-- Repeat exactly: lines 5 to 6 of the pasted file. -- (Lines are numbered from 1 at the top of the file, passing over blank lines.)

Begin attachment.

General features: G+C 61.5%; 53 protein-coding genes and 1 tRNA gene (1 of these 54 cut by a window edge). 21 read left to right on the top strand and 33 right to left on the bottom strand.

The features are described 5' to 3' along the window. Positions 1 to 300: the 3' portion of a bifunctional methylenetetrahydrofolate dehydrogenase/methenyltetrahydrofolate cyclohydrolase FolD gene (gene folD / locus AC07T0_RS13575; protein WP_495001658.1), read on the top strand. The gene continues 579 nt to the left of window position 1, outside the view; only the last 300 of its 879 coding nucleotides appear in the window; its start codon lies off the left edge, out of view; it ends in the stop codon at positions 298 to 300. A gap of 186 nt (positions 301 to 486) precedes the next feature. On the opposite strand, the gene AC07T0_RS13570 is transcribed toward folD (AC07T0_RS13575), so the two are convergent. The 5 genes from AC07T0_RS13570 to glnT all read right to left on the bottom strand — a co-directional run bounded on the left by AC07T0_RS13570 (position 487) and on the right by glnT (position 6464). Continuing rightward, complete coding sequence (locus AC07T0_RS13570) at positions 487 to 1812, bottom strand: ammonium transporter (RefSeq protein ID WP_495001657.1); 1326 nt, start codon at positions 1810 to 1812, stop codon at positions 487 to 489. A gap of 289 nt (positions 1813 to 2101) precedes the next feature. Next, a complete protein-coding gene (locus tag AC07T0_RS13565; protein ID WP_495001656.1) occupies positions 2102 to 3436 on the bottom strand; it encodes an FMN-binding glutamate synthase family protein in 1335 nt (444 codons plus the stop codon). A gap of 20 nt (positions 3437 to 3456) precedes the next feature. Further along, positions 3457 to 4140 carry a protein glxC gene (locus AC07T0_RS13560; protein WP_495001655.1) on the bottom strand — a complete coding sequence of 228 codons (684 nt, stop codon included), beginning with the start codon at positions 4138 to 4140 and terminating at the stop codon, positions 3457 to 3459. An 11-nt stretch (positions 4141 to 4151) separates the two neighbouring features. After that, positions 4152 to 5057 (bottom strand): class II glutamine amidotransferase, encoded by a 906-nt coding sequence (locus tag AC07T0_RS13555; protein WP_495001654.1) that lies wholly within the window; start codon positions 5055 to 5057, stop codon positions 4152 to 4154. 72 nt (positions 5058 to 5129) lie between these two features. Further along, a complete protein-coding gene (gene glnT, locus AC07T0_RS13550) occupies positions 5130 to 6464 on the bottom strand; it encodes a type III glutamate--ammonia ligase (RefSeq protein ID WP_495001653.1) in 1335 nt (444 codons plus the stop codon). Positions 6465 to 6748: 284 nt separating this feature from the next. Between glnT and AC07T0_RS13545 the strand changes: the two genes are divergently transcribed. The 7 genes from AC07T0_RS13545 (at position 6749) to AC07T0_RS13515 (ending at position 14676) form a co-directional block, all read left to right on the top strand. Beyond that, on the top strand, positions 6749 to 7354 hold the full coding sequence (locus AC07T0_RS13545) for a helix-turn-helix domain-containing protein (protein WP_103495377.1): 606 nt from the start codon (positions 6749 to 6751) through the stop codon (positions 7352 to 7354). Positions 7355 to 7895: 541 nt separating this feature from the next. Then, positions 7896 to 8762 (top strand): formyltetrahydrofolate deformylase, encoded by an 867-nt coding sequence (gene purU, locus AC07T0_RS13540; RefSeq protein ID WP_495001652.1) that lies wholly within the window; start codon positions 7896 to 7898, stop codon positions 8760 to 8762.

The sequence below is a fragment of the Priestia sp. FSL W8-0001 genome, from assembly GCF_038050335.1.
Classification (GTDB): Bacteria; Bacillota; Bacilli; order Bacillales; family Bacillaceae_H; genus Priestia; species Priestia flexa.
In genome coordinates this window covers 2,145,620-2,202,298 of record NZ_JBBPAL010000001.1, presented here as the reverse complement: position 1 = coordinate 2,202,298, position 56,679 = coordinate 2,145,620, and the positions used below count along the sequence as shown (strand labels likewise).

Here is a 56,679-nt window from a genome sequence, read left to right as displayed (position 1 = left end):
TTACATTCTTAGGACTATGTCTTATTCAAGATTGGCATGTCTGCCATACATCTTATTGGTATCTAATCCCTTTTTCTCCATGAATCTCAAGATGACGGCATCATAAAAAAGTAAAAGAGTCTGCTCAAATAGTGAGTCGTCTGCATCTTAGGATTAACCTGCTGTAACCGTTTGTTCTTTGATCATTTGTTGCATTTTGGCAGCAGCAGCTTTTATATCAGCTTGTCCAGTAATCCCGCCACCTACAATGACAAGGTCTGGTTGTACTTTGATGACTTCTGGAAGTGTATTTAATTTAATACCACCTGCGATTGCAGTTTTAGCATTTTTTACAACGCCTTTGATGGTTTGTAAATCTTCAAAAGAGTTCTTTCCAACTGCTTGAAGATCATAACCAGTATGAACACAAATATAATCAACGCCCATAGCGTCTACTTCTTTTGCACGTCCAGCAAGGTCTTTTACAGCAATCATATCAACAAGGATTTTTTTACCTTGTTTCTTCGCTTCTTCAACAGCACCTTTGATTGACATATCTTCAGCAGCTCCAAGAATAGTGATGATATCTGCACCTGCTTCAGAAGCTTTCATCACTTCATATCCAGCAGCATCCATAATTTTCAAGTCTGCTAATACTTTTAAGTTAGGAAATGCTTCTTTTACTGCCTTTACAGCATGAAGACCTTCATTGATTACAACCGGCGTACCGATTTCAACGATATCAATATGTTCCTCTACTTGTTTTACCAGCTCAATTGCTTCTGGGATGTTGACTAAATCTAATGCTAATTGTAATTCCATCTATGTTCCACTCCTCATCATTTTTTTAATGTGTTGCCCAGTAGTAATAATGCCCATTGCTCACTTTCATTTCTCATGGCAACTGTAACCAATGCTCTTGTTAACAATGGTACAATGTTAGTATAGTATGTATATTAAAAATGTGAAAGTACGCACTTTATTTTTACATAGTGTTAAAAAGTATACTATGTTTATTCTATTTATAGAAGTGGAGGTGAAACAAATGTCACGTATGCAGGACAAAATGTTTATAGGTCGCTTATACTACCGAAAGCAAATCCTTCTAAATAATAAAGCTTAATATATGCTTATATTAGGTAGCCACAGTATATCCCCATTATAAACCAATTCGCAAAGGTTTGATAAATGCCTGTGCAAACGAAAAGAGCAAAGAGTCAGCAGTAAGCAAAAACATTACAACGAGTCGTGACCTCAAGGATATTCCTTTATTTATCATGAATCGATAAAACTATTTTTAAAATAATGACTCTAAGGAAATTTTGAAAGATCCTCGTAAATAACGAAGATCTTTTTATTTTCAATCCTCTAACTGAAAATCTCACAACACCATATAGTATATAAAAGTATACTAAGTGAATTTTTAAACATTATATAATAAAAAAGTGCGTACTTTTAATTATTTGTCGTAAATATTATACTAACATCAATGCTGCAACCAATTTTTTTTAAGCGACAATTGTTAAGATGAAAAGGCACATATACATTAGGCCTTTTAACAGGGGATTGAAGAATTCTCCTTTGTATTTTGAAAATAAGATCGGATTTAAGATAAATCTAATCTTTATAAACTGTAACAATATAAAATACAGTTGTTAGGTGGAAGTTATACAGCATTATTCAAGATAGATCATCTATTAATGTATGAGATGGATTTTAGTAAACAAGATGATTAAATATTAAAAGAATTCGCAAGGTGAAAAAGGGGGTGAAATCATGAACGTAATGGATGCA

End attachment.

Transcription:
In genome coordinates this window covers 2,145,620-2,202,298 of record NZ_JBBPAL010000001.1, presented here as the reverse complement: position 1 = coordinate 2,202,298, position 56,679 = coordinate 2,145,620, and the positions used below count along the sequence as shown (strand labels likewise).

Here is a 56,679-nt window from a genome sequence, read left to right as displayed (position 1 = left end):